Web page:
Diffuse liver disease, including all causes of chronic liver disease, affects tens of millions of people worldwide. There is a growing need for diagnostic evaluation as treatments become more readily available, particularly for viral liver disease. Magnetic resonance imaging (MRI) provides unique capabilities for noninvasive characterization of liver tissue that rival or surpass the diagnostic utility of liver biopsies. There has been incremental improvement in the use of standardized MRI sequences, acquired before and after administration of contrast for the evaluation of diffuse liver disease, and this includes study of the liver parenchyma and blood supply. More recent developments have led to methods for quantifying important liver metabolites, including fat and iron, and liver fibrosis, which is the hallmark for chronic liver disease. In this study, we review the MRI techniques and diagnostic features associated with common and uncommon etiologies of diffuse liver diseases, including processes that lead to abnormal perfusion (e.g. Budd-Chiari syndrome, congestive hepatomegaly), deposition diseases (e.g. fatty liver, hemochromatosis, Wilson's disease), and abnormalities that are related to inflammation and fibrosis (e.g. primary sclerosing cholangitis, sarcoidosis).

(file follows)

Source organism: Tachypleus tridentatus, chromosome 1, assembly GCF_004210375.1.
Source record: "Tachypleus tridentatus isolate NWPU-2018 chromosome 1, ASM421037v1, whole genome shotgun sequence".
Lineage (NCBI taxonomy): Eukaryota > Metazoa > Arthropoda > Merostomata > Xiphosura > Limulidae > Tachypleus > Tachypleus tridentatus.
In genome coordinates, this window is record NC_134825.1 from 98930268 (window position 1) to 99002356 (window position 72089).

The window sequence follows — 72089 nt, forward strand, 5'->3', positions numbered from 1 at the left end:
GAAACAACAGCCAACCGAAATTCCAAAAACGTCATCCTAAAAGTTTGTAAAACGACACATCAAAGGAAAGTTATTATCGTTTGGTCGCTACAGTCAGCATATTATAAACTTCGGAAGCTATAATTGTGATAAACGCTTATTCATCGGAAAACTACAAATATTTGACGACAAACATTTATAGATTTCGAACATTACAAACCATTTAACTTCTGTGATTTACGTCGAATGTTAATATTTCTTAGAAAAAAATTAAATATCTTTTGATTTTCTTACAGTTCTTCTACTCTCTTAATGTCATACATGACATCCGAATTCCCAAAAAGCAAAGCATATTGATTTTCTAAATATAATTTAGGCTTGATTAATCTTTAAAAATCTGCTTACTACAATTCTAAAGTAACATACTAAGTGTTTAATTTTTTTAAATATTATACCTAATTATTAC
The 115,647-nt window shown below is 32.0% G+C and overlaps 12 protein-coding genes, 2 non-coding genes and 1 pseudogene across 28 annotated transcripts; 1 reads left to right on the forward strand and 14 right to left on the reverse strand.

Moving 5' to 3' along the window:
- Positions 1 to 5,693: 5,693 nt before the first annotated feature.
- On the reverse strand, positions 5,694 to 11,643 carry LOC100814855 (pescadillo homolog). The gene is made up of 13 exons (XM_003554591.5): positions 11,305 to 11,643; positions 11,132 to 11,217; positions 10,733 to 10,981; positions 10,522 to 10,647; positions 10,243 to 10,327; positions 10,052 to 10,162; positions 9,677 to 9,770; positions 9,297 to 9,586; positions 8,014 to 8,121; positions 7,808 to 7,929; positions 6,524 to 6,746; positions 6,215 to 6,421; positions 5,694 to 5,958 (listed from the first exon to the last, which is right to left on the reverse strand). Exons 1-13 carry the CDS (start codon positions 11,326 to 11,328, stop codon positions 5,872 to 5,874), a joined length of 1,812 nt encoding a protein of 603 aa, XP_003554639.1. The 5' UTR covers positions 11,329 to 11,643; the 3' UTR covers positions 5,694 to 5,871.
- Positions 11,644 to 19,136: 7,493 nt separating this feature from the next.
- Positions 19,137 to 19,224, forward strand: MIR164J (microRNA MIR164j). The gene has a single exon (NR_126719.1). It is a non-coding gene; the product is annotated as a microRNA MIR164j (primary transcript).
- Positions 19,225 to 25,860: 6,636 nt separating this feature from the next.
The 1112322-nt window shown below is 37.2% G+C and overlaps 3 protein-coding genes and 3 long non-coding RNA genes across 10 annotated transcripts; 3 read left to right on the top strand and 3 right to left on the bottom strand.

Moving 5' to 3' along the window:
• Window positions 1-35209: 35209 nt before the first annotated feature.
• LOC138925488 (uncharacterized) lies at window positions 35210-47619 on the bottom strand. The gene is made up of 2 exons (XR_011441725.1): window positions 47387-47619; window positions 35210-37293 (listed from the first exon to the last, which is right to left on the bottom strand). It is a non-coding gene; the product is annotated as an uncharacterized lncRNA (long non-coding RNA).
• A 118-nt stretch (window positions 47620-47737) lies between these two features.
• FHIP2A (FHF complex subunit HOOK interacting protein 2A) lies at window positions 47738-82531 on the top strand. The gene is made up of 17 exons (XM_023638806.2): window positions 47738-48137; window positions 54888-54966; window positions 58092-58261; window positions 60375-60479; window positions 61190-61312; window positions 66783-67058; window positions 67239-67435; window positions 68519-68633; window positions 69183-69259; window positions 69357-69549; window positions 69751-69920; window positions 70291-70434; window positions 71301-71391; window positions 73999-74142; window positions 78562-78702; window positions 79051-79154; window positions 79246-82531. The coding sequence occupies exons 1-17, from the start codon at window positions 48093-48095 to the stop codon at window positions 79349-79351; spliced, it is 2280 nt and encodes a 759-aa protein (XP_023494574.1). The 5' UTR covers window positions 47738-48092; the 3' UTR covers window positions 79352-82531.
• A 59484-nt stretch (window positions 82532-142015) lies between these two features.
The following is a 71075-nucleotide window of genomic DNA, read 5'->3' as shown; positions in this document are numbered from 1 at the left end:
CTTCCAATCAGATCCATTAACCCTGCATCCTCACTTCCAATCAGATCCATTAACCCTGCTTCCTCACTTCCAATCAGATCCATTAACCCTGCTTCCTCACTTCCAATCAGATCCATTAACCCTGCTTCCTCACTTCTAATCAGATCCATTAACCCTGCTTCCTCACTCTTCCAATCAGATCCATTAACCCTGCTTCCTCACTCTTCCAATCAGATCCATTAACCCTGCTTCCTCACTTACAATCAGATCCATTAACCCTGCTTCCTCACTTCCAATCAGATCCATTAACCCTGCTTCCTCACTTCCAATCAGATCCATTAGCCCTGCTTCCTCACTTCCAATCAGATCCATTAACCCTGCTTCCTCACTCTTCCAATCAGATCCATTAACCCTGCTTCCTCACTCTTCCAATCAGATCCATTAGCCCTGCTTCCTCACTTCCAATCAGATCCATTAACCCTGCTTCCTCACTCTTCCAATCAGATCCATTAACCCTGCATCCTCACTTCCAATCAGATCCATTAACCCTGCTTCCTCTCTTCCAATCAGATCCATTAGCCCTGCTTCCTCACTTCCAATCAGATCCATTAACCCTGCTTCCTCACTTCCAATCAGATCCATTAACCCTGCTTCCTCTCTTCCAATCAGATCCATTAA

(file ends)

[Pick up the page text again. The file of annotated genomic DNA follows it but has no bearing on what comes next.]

ASJC Scopus subject areas
- Radiology Nuclear Medicine and imaging
- Cardiology and Cardiovascular Medicine